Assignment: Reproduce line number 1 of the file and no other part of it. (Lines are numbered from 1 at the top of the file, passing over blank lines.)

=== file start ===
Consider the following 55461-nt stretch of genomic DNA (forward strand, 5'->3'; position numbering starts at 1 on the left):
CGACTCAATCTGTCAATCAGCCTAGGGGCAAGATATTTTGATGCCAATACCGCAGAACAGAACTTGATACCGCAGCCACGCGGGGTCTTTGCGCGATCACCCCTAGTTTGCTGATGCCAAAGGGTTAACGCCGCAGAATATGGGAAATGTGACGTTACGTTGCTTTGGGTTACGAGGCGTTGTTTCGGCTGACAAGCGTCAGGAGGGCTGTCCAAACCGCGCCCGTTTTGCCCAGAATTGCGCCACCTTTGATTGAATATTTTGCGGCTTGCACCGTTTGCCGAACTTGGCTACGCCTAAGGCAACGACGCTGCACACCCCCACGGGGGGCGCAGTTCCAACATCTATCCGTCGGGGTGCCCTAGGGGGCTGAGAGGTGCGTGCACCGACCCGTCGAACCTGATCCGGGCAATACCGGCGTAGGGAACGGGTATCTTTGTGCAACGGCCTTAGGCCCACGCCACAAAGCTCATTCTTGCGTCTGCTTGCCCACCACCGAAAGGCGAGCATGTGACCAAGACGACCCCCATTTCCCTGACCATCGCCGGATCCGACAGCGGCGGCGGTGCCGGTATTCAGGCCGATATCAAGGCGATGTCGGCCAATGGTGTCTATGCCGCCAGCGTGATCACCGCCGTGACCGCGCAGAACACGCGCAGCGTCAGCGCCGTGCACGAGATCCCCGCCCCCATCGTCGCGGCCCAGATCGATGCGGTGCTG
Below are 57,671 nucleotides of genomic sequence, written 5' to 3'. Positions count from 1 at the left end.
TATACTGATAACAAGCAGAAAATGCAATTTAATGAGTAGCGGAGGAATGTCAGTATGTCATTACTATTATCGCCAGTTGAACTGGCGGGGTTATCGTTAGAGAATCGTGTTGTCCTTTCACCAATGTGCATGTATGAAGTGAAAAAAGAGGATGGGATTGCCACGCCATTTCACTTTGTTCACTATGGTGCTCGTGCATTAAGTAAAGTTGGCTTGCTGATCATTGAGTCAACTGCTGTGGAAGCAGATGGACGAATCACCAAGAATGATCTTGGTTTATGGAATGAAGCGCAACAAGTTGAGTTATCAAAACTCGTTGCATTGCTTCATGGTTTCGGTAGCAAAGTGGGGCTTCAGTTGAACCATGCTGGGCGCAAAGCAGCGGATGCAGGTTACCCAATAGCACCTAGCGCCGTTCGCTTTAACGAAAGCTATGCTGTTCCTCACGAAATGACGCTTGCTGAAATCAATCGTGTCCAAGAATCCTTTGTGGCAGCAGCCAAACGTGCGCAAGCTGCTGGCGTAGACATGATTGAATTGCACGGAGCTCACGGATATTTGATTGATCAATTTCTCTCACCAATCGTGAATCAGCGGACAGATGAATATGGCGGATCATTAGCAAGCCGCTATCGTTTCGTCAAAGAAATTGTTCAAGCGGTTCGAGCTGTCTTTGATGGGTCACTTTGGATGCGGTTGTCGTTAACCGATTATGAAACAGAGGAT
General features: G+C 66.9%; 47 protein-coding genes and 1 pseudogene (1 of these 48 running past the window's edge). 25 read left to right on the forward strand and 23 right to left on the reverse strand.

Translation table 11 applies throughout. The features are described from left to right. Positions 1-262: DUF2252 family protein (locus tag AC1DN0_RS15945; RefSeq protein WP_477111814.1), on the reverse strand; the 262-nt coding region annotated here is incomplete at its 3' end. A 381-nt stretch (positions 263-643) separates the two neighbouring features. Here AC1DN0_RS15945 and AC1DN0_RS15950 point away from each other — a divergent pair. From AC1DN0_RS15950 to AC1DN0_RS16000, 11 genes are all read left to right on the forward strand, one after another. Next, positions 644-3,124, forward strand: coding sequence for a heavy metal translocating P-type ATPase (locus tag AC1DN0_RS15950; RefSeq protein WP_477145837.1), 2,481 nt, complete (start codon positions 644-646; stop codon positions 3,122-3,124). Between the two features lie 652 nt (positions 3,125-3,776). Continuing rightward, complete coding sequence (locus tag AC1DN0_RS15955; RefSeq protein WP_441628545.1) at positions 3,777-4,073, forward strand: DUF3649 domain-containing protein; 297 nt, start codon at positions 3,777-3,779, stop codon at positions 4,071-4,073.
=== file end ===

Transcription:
Consider the following 55461-nt stretch of genomic DNA (forward strand, 5'->3'; position numbering starts at 1 on the left):